**Definition: **Calculus is often defined as “The Study of Limits”, so in order to understand calculus, it is important to first understand what a limit is. Let’s start with a really technical definition, and then talk about what it means. Say you have a function, , and an *x*-value, . We define “the limit of *f*(*x*) as *x* approaches *a*, written , to be *L* if:

For all , there exists a such that, if then

That’s certainly a mouthful! But what does it mean? Well, simply put, the limit of a function *f*(*x*) at a point *x*=*a* is simply what happens to the value of the function as *x* gets very, very close to a. Take a look at this image:

As you can see, as long as we pick an *x* that is very close to a, our function will be very close to *L*. If we want to get closer to *L*, we can just pick a smaller δ; the closer *x* gets to *a*, the closer *f*(*x*) gets to *L*.

So, how can we find a limit? There are a few methods you can try. The first is simply called *plugging in*, and all you do is plug the value of *a* into the functions. For many functions, .

**Example**: Find the limit as *x* approaches 5 of .

**Solution**:

Here, plugging in will work:

Another useful technique is *factoring*, which is useful for rational functions.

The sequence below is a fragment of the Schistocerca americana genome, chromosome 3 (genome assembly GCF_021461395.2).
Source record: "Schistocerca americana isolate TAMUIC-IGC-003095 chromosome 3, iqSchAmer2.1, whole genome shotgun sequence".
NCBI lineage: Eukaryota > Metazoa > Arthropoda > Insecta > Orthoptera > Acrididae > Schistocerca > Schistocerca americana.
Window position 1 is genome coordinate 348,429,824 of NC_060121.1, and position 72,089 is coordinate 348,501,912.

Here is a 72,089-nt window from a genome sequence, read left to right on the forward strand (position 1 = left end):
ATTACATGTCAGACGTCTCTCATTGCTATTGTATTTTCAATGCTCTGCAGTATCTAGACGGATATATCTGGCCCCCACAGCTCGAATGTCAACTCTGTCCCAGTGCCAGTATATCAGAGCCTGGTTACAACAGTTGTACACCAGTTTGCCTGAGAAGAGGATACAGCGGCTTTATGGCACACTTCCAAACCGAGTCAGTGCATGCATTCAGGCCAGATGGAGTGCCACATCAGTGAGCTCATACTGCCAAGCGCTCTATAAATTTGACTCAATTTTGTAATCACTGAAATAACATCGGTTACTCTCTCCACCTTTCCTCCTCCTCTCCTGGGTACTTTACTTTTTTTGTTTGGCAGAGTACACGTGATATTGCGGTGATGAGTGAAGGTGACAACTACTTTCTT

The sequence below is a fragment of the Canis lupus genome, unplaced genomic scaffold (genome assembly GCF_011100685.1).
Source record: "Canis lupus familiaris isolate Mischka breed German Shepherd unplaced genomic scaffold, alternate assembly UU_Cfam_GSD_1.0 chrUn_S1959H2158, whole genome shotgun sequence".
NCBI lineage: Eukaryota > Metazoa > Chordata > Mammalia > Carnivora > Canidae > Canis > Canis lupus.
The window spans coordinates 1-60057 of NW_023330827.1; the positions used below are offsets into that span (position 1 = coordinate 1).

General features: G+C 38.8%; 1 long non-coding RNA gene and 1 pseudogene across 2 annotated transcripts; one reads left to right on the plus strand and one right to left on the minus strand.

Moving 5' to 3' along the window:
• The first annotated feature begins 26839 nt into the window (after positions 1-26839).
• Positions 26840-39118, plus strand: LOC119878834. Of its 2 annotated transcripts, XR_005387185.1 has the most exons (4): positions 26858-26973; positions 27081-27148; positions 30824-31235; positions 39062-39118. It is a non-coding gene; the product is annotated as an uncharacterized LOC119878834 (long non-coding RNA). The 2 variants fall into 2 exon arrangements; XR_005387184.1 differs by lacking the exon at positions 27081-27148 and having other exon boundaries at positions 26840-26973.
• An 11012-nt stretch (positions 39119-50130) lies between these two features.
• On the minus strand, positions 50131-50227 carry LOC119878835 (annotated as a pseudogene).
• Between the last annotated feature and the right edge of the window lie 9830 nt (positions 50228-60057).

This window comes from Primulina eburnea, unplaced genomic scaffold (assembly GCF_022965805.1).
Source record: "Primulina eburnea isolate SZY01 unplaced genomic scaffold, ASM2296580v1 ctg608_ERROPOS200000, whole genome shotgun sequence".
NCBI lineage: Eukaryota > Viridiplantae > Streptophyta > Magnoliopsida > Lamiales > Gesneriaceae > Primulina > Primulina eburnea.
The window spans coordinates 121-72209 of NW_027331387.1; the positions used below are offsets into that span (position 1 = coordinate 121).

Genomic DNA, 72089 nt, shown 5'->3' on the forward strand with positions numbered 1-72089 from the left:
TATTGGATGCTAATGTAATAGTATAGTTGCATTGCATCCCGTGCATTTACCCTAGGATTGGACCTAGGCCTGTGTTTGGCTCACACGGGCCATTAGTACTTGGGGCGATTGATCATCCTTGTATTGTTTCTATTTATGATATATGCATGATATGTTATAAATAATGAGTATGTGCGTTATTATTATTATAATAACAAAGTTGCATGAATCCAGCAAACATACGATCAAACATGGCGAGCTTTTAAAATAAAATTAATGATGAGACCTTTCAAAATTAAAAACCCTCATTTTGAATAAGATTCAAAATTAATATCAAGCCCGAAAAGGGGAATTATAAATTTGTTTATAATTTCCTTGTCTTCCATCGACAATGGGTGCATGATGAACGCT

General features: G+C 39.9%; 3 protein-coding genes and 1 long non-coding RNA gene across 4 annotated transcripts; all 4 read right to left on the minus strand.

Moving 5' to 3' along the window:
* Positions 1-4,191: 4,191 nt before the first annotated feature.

**Example**: Find the limit as *x* approaches 1 of .

**Solution**:

Let’s try plugging in again:

Unfortunately, it didn’t work! This function is undefined at *x*=1, so we can’t simply plug in to evaluate the limit. However, we can factor and cancel:

This technique works really well for functions that are fractions of polynomials. For fractions involving square roots, we’ll use a similar method called *multiplying by the conjugate*.

**Example**: Find the limit of as *x* approaches 9.

**Solution**: We can see very quickly that plugging in won’t work; we’ll get a 0 in the denominator again. But the numerator has this expression: , so we can try to simplify by multiplying by its conjugate.

Recall that the conjugate of a a radical expression switches the sign of the square root piece; here, the conjugate of is . When you multiply a radical expression by its conjugate, it will be rational; that is, the square root will go away. In order to not change the fraction, we have to multiply both the top and the bottom by the same number:

As you can see, multiplying by the conjugate allowed us to cancel the factor from the denominator that was giving us a 0, allowing us to plug into the function to obtain the result.

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